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BOSTON -- The House today plans to consider whether to scrap the state's longstanding prohibition against Sunday sales of beer and liquor in stores, as lawmakers search for new tax revenues and try to protect merchants from out-of-state competitors.
The measure under consideration would allow cities and towns to issue permits to stores that want to sell beer and liquor on Sundays, rather than rolling back the prohibition statewide. The House Ways and Means Committee approved the bill Tuesday, but the prospects for final passage are uncertain, according to The Boston Globe.
State Representative Daniel Bosley (D-North Adams), who is pushing the change, said it isn't fair to restrict liquor stores when Massachusetts has already cleared the way for other retailers to operate on Sundays. Bosley's district borders New York, which lifted its Sunday sales ban in May.
"The sun comes out on a Sunday afternoon, and you want to barbecue with a bottle of wine or a six-pack of beer, or company shows up, or you want to go to the beach ? what's the difference between that and buying a bottle of suntan lotion at the convenience store?" Bosley said. "If you use it responsibly, there should be no difference at all."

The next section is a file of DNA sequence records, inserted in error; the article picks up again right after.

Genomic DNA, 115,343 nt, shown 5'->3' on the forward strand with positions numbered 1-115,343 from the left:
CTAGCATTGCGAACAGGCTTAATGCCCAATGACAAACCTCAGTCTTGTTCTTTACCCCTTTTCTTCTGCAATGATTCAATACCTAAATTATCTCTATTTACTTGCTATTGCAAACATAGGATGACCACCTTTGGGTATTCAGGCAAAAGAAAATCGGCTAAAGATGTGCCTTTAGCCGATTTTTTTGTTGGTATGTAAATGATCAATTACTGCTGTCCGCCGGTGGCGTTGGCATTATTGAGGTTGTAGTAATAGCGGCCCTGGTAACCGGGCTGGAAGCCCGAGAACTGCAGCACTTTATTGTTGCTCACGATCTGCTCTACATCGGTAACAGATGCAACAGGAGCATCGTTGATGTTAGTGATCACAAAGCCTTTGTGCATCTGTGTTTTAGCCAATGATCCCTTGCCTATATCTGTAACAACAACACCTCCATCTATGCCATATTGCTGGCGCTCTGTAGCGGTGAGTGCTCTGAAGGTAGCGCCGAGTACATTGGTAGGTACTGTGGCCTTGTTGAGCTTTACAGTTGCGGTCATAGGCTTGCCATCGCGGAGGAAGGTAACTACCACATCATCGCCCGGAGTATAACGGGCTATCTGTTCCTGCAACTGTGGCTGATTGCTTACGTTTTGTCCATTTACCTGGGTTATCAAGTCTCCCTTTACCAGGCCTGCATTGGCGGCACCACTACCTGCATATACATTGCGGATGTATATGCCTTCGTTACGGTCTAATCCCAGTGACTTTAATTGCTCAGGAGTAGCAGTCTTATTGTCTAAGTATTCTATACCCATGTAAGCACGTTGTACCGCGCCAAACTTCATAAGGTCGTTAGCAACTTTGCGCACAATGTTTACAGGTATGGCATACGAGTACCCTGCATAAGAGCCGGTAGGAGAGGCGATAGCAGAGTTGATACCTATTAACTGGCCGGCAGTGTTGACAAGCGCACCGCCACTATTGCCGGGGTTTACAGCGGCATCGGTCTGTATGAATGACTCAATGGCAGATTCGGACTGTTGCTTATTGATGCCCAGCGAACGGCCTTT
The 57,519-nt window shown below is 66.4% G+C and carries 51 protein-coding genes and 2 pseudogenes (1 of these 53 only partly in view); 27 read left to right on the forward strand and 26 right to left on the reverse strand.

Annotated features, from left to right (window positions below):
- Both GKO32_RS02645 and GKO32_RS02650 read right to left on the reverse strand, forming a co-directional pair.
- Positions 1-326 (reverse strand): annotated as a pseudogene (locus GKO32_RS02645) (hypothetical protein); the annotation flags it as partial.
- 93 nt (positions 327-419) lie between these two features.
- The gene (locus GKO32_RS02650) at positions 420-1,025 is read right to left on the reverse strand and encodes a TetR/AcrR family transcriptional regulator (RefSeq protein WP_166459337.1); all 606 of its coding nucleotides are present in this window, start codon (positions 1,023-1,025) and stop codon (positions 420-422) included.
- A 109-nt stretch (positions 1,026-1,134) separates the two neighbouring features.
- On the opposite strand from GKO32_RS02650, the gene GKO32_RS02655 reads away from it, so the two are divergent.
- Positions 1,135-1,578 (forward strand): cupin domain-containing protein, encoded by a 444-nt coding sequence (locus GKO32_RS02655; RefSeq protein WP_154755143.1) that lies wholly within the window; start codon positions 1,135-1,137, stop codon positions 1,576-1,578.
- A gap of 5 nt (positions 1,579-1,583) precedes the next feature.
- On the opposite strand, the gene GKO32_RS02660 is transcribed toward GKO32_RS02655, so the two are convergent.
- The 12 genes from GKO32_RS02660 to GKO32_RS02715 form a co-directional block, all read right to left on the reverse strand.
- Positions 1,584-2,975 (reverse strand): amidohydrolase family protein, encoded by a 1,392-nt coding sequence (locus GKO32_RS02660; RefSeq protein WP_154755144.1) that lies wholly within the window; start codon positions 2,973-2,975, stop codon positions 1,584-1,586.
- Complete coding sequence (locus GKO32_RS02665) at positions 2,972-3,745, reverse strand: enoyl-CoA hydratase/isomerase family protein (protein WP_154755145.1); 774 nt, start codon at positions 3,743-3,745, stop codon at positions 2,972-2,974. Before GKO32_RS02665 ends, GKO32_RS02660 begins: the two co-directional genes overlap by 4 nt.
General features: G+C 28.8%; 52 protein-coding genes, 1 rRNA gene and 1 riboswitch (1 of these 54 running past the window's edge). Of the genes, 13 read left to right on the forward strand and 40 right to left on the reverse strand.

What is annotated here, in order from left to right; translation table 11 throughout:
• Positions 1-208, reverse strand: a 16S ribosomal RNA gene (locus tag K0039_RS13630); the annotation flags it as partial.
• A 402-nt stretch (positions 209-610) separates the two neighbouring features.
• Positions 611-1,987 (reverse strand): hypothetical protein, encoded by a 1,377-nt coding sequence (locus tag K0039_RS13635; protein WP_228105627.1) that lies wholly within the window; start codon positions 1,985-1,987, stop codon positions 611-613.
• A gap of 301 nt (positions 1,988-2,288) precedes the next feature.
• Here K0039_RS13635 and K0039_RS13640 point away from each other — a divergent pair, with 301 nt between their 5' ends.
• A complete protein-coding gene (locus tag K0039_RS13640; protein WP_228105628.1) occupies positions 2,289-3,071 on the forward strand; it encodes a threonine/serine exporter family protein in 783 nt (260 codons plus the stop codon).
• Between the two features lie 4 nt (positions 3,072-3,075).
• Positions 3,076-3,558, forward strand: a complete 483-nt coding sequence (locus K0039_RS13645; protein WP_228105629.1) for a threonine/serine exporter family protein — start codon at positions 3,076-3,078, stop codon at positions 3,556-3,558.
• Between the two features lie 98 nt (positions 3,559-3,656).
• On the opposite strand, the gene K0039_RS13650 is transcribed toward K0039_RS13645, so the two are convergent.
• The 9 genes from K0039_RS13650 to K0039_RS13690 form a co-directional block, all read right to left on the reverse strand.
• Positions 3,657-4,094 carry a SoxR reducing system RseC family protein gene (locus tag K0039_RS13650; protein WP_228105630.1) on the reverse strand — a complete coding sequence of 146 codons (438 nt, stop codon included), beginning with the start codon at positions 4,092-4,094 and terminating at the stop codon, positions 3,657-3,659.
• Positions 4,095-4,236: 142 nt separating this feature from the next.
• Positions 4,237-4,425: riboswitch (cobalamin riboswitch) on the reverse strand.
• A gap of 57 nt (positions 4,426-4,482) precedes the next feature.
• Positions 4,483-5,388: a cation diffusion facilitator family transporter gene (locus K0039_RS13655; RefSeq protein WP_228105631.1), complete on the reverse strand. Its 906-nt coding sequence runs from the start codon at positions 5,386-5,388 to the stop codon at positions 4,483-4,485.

Bosley said he isn't sure how much tax revenue the state would gain from additional sales, though "intuitively, we know some revenue will be raised."
A bill to eliminate the Sunday restriction entirely hasn't reached the floor of the Massachusetts House for several years, according to Bosley. He said the current rule is unfair to liquor store owners, such as some in his district who are just beyond the 10-mile zone and losing business to competitors. Sponsors of the legislation and representatives of the liquor industry were unable to provide figures yesterday on how much Massachusetts residents buy from out-of-state liquor stores on Sundays.
Nevertheless, many small liquor store owners oppose the change because it would create pressure for them to work on what is now their only day off, according to the Massachusetts Package Stores Association, which represents roughly 700 owners. Frank Anzalotti, executive director of the group, says it will remain neutral in the debate.
Plagued by the same financial woes that are afflicting Massachusetts, legislators in Rhode Island, Kansas and Washington State are also considering relaxing or eliminating their blue laws.